Interviewing is soooo important. It can also be the scariest. You’re not singing a rehearsed song. You have to come up with answers. This is so important I can’t express it adequately. If you interview well, you will get more lens time than shake a stick.
If you interview by answering each question with a yes or no or worse yet, shaking your head yes or no, then it really doesn’t matter how much talent you have. You just went down a notch or two on the call-back list. So it would help if you learned to converse. That means using several words at a minimum. Ideally, you want to take 30-45 seconds for your answer. With a one-word answer, your cameraman doesn’t have time to tack you, zoom in and focus. You have to allow enough time for him to do that and then transition back to your host. With one-word answers, your audience will get ill if they bounce back and forth, so what you end up with is a two-shot, a shot where you share the lens with your host.
They [the audience] are not there to see your host. They are there to see and hear you! They will judge your sincerity and character by your answers and the tone of your voice, and most of all, by your eyes and the lens.
Interviewing is a little different in the way you treat the lens. You start off looking at the person asking the question and then look to the lens and back at your host at the very end of your answer. You also lower your voice at the end of your answer. Going up indicates you are not done speaking. These are signals to the producers to prepare for a switch. That may be a little tough for our British contingent as they tend to go up instead. Get over it.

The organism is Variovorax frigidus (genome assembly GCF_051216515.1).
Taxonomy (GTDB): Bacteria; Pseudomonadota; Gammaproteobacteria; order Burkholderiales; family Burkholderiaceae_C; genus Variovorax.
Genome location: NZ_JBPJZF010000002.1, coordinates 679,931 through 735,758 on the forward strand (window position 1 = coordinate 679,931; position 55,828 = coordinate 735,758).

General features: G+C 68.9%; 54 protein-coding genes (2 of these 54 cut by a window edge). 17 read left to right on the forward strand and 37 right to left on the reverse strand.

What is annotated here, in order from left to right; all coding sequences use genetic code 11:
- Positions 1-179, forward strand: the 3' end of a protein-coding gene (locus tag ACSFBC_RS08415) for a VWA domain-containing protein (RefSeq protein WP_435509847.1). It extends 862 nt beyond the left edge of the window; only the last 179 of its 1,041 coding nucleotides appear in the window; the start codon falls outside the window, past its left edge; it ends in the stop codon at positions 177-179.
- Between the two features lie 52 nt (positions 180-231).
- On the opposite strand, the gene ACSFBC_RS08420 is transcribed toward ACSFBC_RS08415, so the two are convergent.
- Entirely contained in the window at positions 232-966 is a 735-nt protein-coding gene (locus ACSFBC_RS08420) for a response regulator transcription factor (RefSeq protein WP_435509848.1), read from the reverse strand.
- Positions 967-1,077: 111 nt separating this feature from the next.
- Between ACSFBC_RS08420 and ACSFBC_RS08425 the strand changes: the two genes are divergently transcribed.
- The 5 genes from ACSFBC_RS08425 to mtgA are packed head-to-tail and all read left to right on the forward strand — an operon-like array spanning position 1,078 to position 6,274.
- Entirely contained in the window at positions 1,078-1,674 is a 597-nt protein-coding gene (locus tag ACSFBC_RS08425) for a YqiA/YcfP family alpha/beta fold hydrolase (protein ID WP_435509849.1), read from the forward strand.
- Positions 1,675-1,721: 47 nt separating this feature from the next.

[pull_quote_right]I try to see interviewing as performance art and take it as it comes.
It would be best if you learned to speak slowly, don’t rush it. Speak plainly and project well. Pretend there is no microphone, and you want to be heard. That doesn’t help me to yell, but to speak loudly. One way to set the tone of the interview is to take the opportunity to thank your host for the invitation to appear before answering your first question. Let it go something like this:
Host Marie: Well, Johnny, you have quite a voice for a little guy. How long have you been singing?
Johnny: Well, before I answer I want to thank you for this invitation to sing it has been just wonderful, you and your staff are simply the best. [Pause for the applause to die down.] Now to answer your question, I started singing when I was very young. Mom said I would pretend that I had a microphone and sing along with the radio. I would have been four or five, maybe. But I didn’t start singing professionally on stage until I was nine.
Now, what did we do? We captured 20-40 seconds of lens time that we would not have had with a simple two or three-word answer. Think about how valuable that time is. That is 20-40 seconds more that the audience has to learn your face, voice and personality—all very important.
The questions you are likely to be asked are generally easy to predict. And your mom or dad can help you rehearse and practice to stretch out your answers. They can also ask the booking agent to ask what questions the host might ask you before the event. That way, you have the opportunity to think about how you will respond ahead of time. You can use catchphrases to give yourself time to think or avoid questions that make you uncomfortable. But that will be in my next work on Interviewing.
Just make them laugh, and you have purchased invaluable lens time. And more importantly, they will move you up a notch on the call back list. More interviews mean more opportunities to sing.
Relax and smile into the camera. Remember that $miles go a long way towards you getting lens time.